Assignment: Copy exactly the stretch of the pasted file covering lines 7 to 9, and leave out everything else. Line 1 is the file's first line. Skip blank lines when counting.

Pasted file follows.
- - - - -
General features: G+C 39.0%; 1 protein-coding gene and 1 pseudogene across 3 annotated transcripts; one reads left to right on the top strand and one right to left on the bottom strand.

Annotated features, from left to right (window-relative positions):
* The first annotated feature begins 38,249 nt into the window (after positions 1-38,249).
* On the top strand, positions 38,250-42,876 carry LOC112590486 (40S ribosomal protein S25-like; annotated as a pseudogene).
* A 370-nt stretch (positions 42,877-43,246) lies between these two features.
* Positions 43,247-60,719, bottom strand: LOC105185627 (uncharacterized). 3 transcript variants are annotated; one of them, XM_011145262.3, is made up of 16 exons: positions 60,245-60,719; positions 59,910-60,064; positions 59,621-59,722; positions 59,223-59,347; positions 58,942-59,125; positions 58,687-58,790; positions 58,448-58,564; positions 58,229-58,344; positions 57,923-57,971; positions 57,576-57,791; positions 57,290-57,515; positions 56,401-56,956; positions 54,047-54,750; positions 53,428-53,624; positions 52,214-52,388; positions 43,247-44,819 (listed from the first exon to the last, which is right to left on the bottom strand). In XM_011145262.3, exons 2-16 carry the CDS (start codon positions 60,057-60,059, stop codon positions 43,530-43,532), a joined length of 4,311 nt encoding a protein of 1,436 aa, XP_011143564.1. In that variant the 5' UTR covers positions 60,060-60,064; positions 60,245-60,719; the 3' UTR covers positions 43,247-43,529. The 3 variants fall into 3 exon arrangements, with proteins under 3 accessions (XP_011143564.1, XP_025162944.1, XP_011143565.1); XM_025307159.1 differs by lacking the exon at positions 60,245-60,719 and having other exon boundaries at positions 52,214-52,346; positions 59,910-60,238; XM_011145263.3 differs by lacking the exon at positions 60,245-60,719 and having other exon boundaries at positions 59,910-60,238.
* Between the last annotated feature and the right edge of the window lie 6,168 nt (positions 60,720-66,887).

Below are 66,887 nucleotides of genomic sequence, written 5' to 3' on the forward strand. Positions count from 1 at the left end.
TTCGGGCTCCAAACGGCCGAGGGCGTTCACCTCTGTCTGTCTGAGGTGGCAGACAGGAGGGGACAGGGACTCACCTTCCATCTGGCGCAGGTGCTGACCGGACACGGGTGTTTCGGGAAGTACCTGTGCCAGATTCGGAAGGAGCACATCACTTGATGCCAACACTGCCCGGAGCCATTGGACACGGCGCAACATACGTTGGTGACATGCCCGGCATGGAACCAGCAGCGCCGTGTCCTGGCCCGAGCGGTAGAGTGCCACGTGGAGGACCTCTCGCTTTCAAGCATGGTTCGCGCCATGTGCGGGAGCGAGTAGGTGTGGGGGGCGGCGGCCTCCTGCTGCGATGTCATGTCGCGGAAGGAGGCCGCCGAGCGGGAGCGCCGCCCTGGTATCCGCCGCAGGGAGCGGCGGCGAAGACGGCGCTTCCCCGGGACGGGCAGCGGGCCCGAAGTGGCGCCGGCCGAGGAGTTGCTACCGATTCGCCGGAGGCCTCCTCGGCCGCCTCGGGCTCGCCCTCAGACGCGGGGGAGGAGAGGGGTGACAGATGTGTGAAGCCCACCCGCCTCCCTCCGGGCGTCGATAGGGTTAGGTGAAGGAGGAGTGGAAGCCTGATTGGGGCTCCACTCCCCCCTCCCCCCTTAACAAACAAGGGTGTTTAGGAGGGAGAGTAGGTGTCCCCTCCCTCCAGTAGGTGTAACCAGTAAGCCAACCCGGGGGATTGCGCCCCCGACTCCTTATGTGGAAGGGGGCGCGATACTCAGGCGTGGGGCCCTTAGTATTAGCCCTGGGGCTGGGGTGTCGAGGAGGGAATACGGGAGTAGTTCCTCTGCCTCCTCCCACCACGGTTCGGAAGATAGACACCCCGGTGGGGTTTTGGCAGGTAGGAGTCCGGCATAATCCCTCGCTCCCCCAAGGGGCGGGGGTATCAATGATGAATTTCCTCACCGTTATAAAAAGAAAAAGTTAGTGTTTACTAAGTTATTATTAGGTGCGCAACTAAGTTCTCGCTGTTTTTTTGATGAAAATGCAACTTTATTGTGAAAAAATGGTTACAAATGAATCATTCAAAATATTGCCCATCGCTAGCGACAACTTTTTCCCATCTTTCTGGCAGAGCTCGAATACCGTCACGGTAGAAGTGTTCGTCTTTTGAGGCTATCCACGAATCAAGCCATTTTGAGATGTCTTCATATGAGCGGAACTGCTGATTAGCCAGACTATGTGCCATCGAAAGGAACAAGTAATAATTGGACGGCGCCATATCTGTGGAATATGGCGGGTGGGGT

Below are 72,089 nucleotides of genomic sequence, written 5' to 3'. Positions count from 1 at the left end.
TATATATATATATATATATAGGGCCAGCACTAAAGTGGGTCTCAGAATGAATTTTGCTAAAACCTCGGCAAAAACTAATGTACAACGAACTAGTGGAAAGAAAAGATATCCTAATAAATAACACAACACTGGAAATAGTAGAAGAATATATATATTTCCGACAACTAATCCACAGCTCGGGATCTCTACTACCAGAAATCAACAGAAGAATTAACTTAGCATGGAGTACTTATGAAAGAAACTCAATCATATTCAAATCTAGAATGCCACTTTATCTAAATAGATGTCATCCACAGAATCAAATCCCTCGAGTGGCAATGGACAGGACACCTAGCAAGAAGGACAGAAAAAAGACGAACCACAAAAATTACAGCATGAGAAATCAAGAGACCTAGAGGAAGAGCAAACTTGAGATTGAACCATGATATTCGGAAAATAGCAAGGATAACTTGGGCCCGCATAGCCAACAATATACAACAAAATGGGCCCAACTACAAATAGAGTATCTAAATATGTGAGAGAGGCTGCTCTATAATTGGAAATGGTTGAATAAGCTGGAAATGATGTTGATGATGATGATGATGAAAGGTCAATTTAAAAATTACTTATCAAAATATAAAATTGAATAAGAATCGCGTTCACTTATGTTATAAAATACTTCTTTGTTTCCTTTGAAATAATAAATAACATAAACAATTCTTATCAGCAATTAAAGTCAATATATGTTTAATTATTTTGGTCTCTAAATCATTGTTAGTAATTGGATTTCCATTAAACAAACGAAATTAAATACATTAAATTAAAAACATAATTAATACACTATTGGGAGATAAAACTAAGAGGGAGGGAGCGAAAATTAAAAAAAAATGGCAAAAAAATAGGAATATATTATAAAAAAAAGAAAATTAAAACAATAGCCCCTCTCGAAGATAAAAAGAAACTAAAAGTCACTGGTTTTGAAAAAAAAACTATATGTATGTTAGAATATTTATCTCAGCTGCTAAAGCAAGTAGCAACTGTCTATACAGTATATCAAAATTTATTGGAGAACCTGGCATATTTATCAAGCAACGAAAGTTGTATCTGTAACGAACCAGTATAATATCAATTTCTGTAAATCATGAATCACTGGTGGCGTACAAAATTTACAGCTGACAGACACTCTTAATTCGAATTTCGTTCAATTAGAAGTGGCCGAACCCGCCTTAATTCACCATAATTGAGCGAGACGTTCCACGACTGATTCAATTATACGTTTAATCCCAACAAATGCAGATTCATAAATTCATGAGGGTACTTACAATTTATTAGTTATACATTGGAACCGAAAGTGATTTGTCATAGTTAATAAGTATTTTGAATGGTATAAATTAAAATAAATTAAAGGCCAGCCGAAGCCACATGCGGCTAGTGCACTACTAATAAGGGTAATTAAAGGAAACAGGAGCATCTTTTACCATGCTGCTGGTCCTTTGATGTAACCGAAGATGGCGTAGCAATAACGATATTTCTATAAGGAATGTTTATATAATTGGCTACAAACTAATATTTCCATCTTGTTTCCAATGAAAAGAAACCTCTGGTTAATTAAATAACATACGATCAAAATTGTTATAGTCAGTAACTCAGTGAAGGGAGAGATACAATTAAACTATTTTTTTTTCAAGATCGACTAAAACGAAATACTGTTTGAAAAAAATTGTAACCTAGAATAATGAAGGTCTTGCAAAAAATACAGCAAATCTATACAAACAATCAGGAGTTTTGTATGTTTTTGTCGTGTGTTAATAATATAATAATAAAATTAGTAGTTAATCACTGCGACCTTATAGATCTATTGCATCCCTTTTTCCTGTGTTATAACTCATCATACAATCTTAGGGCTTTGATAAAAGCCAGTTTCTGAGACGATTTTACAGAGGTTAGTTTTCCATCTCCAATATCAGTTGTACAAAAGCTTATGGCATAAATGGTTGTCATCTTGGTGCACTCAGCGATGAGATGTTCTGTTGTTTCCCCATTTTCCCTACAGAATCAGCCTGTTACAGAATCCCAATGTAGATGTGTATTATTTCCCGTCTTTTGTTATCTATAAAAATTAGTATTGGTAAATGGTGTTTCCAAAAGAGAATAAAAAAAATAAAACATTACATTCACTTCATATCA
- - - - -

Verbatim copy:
* Between the last annotated feature and the right edge of the window lie 6,168 nt (positions 60,720-66,887).

Below are 66,887 nucleotides of genomic sequence, written 5' to 3' on the forward strand. Positions count from 1 at the left end.
TTCGGGCTCCAAACGGCCGAGGGCGTTCACCTCTGTCTGTCTGAGGTGGCAGACAGGAGGGGACAGGGACTCACCTTCCATCTGGCGCAGGTGCTGACCGGACACGGGTGTTTCGGGAAGTACCTGTGCCAGATTCGGAAGGAGCACATCACTTGATGCCAACACTGCCCGGAGCCATTGGACACGGCGCAACATACGTTGGTGACATGCCCGGCATGGAACCAGCAGCGCCGTGTCCTGGCCCGAGCGGTAGAGTGCCACGTGGAGGACCTCTCGCTTTCAAGCATGGTTCGCGCCATGTGCGGGAGCGAGTAGGTGTGGGGGGCGGCGGCCTCCTGCTGCGATGTCATGTCGCGGAAGGAGGCCGCCGAGCGGGAGCGCCGCCCTGGTATCCGCCGCAGGGAGCGGCGGCGAAGACGGCGCTTCCCCGGGACGGGCAGCGGGCCCGAAGTGGCGCCGGCCGAGGAGTTGCTACCGATTCGCCGGAGGCCTCCTCGGCCGCCTCGGGCTCGCCCTCAGACGCGGGGGAGGAGAGGGGTGACAGATGTGTGAAGCCCACCCGCCTCCCTCCGGGCGTCGATAGGGTTAGGTGAAGGAGGAGTGGAAGCCTGATTGGGGCTCCACTCCCCCCTCCCCCCTTAACAAACAAGGGTGTTTAGGAGGGAGAGTAGGTGTCCCCTCCCTCCAGTAGGTGTAACCAGTAAGCCAACCCGGGGGATTGCGCCCCCGACTCCTTATGTGGAAGGGGGCGCGATACTCAGGCGTGGGGCCCTTAGTATTAGCCCTGGGGCTGGGGTGTCGAGGAGGGAATACGGGAGTAGTTCCTCTGCCTCCTCCCACCACGGTTCGGAAGATAGACACCCCGGTGGGGTTTTGGCAGGTAGGAGTCCGGCATAATCCCTCGCTCCCCCAAGGGGCGGGGGTATCAATGATGAATTTCCTCACCGTTATAAAAAGAAAAAGTTAGTGTTTACTAAGTTATTATTAGGTGCGCAACTAAGTTCTCGCTGTTTTTTTGATGAAAATGCAACTTTATTGTGAAAAAATGGTTACAAATGAATCATTCAAAATATTGCCCATCGCTAGCGACAACTTTTTCCCATCTTTCTGGCAGAGCTCGAATACCGTCACGGTAGAAGTGTTCGTCTTTTGAGGCTATCCACGAATCAAGCCATTTTGAGATGTCTTCATATGAGCGGAACTGCTGATTAGCCAGACTATGTGCCATCGAAAGGAACAAGTAATAATTGGACGGCGCCATATCTGTGGAATATGGCGGGTGGGGT